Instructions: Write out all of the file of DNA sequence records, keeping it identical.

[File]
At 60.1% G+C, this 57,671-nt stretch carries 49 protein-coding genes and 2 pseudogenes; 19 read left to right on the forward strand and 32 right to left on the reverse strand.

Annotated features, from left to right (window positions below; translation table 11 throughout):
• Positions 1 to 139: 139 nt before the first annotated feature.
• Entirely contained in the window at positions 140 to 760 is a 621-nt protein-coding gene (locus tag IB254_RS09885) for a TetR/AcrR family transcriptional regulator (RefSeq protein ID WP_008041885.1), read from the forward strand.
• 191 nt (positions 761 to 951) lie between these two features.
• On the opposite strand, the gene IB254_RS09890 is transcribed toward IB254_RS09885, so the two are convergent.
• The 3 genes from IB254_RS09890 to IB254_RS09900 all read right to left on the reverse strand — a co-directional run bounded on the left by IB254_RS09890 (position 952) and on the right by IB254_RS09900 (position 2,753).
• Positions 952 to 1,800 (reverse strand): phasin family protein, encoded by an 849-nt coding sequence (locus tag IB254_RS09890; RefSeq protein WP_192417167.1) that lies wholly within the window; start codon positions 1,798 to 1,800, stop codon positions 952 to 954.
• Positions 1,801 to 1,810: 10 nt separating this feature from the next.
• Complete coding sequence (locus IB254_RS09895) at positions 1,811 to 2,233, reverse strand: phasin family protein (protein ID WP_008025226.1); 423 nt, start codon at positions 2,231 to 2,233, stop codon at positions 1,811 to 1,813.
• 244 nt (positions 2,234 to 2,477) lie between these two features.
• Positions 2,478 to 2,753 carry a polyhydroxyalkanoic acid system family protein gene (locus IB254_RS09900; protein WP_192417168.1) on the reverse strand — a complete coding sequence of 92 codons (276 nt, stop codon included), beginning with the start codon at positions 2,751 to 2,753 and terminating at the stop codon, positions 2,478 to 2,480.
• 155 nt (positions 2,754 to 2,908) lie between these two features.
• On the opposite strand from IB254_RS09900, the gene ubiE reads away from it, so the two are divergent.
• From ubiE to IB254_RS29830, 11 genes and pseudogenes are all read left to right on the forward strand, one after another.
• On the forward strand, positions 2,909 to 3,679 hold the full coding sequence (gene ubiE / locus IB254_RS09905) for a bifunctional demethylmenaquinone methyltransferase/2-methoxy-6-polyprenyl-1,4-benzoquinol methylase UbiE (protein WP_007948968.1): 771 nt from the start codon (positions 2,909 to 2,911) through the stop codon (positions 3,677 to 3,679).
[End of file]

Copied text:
At 60.1% G+C, this 57,671-nt stretch carries 49 protein-coding genes and 2 pseudogenes; 19 read left to right on the forward strand and 32 right to left on the reverse strand.

Annotated features, from left to right (window positions below; translation table 11 throughout):
• Positions 1 to 139: 139 nt before the first annotated feature.
• Entirely contained in the window at positions 140 to 760 is a 621-nt protein-coding gene (locus tag IB254_RS09885) for a TetR/AcrR family transcriptional regulator (RefSeq protein ID WP_008041885.1), read from the forward strand.
• 191 nt (positions 761 to 951) lie between these two features.
• On the opposite strand, the gene IB254_RS09890 is transcribed toward IB254_RS09885, so the two are convergent.
• The 3 genes from IB254_RS09890 to IB254_RS09900 all read right to left on the reverse strand — a co-directional run bounded on the left by IB254_RS09890 (position 952) and on the right by IB254_RS09900 (position 2,753).
• Positions 952 to 1,800 (reverse strand): phasin family protein, encoded by an 849-nt coding sequence (locus tag IB254_RS09890; RefSeq protein WP_192417167.1) that lies wholly within the window; start codon positions 1,798 to 1,800, stop codon positions 952 to 954.
• Positions 1,801 to 1,810: 10 nt separating this feature from the next.
• Complete coding sequence (locus IB254_RS09895) at positions 1,811 to 2,233, reverse strand: phasin family protein (protein ID WP_008025226.1); 423 nt, start codon at positions 2,231 to 2,233, stop codon at positions 1,811 to 1,813.
• 244 nt (positions 2,234 to 2,477) lie between these two features.
• Positions 2,478 to 2,753 carry a polyhydroxyalkanoic acid system family protein gene (locus IB254_RS09900; protein WP_192417168.1) on the reverse strand — a complete coding sequence of 92 codons (276 nt, stop codon included), beginning with the start codon at positions 2,751 to 2,753 and terminating at the stop codon, positions 2,478 to 2,480.
• 155 nt (positions 2,754 to 2,908) lie between these two features.
• On the opposite strand from IB254_RS09900, the gene ubiE reads away from it, so the two are divergent.
• From ubiE to IB254_RS29830, 11 genes and pseudogenes are all read left to right on the forward strand, one after another.
• On the forward strand, positions 2,909 to 3,679 hold the full coding sequence (gene ubiE / locus IB254_RS09905) for a bifunctional demethylmenaquinone methyltransferase/2-methoxy-6-polyprenyl-1,4-benzoquinol methylase UbiE (protein WP_007948968.1): 771 nt from the start codon (positions 2,909 to 2,911) through the stop codon (positions 3,677 to 3,679).